Around 1980, Bruce Brown – director of the famous surfing movie of the 1960s endless summer Plus the 1971 motorcycle documentary any sunday 42 acres of remote property on the Gaviota Coast north of Santa Barbara have been sold.
Just two years ago, he and his wife, Patricia, built a home for their family in inner Orange County. “But the place was too far inland,” shares Dana Brown, one of the couple’s three sons and the same filmmaker (Step into the liquid). “They were like, ‘We can’t believe we built our dream home here. It’s so hot.'”
Due to the remote coastal location of the Gaviota property – it is adjacent to a beach famous for its major breakwater – Bruce and Patricia bought the space and built a house there. “They got a double-width trailer and lived there while they built the house,” recalls Dana, whose brother Wade came to help build the condo that summer.
Bruce passed away in 2017 at the age of 80. Patricia passed away in 2006
Now, the 42-acre property is being listed by the Brown family for $4.75 million. It features a 4,000-square-foot, four-bedroom main cottage with a large room, oversized front porch, and a sprawling 4,000-square-foot garage with four bays. Other details include a pot stove in the great room, and freed workbench for Bruce many of his films, including endless summer, Private well, small horse barn and fenced pasture.
The ranch also has beach access—near a hangout called Brown’s Point after Bruce’s death—and is near Hollister Ranch, an exclusive gated community that includes director James Cameron, Patagonian founder Yvonne Chouinard, and musician Jackson Brown.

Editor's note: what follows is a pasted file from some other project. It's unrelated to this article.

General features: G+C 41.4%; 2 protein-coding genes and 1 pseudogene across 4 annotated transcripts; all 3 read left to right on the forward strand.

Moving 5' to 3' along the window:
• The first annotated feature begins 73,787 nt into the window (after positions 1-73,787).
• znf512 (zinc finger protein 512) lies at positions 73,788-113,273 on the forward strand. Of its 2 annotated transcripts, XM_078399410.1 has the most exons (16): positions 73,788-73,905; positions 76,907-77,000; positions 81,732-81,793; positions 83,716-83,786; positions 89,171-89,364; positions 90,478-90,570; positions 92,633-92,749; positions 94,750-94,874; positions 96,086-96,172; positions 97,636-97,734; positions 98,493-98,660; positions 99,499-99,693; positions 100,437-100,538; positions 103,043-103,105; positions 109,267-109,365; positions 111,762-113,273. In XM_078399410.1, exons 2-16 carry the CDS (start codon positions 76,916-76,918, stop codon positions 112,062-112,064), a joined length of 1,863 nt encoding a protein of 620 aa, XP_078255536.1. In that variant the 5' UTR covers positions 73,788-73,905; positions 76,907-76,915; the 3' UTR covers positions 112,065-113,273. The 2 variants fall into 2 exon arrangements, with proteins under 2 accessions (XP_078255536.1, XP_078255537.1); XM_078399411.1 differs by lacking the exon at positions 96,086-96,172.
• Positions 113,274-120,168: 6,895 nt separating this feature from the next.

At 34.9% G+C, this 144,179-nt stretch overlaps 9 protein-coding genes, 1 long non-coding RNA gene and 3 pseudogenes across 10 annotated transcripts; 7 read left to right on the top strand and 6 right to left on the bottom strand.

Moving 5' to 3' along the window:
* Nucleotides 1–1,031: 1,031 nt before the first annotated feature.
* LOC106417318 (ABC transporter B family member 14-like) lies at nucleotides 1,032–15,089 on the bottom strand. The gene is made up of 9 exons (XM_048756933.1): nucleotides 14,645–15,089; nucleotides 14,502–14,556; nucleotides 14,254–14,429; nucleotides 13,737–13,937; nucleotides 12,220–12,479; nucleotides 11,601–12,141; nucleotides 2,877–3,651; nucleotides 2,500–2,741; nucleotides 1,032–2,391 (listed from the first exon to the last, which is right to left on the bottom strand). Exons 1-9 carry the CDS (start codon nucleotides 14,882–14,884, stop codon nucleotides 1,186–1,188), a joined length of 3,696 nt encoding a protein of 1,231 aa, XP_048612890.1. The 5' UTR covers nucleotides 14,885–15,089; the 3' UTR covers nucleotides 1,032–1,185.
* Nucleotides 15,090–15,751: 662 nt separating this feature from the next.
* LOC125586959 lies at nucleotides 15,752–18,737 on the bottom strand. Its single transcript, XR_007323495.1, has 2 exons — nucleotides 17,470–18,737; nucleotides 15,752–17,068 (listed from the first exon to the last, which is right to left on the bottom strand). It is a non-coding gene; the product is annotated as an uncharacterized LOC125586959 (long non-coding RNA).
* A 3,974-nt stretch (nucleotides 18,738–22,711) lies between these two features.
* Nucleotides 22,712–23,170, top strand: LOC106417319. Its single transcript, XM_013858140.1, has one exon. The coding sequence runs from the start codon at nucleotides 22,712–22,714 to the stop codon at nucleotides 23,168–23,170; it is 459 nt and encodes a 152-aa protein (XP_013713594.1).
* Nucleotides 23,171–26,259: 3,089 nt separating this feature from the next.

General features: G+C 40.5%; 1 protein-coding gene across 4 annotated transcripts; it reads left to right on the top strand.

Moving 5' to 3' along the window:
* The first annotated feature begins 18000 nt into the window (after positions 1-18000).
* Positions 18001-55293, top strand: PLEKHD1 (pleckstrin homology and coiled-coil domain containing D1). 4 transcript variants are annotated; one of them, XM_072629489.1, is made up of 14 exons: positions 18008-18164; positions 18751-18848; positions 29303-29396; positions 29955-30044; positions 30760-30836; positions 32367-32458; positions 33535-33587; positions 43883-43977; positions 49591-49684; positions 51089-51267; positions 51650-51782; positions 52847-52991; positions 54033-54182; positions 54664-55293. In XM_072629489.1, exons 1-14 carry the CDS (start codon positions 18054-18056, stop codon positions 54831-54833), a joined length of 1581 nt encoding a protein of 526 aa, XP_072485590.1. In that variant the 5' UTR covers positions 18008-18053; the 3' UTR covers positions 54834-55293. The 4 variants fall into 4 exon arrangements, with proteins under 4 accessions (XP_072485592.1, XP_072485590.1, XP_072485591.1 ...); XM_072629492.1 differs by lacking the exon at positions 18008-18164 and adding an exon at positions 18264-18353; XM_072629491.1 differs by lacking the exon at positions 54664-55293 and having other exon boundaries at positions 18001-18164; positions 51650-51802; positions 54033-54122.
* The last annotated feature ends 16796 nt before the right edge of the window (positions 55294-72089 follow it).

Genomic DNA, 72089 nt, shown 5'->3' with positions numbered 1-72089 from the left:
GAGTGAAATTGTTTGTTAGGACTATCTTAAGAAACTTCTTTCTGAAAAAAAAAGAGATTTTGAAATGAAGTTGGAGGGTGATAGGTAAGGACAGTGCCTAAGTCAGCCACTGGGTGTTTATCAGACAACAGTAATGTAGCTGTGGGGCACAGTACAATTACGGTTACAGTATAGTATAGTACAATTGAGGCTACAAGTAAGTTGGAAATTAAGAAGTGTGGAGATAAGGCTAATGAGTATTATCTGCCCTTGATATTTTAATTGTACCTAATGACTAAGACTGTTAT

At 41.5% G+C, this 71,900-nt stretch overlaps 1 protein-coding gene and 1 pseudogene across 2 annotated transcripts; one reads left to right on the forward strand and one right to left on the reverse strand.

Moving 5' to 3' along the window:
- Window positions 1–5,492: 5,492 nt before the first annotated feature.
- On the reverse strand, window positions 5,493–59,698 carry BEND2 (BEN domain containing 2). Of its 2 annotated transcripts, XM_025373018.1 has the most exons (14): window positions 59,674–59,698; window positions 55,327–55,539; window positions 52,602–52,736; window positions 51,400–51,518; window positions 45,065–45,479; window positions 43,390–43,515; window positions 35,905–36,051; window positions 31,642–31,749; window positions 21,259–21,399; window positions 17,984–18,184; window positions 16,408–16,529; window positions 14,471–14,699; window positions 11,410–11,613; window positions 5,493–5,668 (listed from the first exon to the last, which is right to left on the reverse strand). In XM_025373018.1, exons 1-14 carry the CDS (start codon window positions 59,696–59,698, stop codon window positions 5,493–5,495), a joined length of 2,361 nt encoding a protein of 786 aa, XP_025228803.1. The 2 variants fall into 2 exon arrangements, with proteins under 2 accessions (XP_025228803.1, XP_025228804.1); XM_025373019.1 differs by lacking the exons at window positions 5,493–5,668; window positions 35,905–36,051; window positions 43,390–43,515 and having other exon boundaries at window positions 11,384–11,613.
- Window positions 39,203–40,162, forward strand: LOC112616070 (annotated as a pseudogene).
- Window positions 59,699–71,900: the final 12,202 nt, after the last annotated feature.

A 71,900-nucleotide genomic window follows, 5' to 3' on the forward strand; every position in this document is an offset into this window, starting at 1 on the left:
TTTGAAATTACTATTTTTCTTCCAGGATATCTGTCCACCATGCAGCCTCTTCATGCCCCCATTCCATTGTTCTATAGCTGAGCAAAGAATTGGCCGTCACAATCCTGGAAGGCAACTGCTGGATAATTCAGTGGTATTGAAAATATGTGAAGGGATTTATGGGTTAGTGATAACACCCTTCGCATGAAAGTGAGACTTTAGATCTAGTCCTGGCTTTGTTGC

The farm – where there are no neighbors in sight – is listed with Kerry Mormann and Joe Ramos of Berkshire Hathaway HomeServices California Properties.
While marketed as Endless Summer Ranch, the property, which offers panoramic views of the coast, was known to the family for years simply as “Camp Brown,” according to Ramos. “Dana and his father already cut and edited [1994’s] Infinite Summer II at home together. She has a lot of soul and a lot of soul. This was Bruce’s place. He never wanted to leave once it was built. It was hard to get him to go anywhere.” Dana adds, “The climate is very good and the ocean is right there and all they want.”
Ramos says the farm also “became a place for Bruce’s hobbies.” “He would get up and shoot the skeet. He used to have a kids’ car track in front of the house. Then he really got into the faraway flying planes. Bruce was also really interested in rally cars and so the garage was really a garage for his toys. It was his playground.” Dana adds, “He was riding his motorcycles and collecting old Hudsons — Hudson Hornets and Hudson Terraplanes. He was kind of a gearhead. He liked the old stuff, the more the better.”
Much of the Gaviota coast today remains undeveloped. “Bruce had the opportunity to travel all over the world, but he kept his place on the Gaviota Coast for a good reason,” Ramos explains. It offers a kind of lifestyle in terms of activities, in terms of the natural world and is very unique. If you have driven 101 [freeway] And leaving Santa Barbara, I come to this pristine and undeveloped stretch of coastline that also boasts legendary surfing.”
Speaking about the impact filmmakers Bruce and Dana Brown have had on the surfing community, professional surfer Laird Hamilton told Los Angeles Times In 2003, “They are the certifiers of our sport and [their films] It is second only to the performance of the surfers themselves. They are artists… they share the wonderful world of surfing with the world and seem to be able to do so decade after decade.”
But far from connected to surfing history and tradition, the Dana estate is a place for cherished family memories. “It’s a big house and it was just a fun place to come and hang out,” says Dana. “There will be great holiday get-togethers with all the different generations. We hope you go to a family that enjoys it and creates its own memories too.”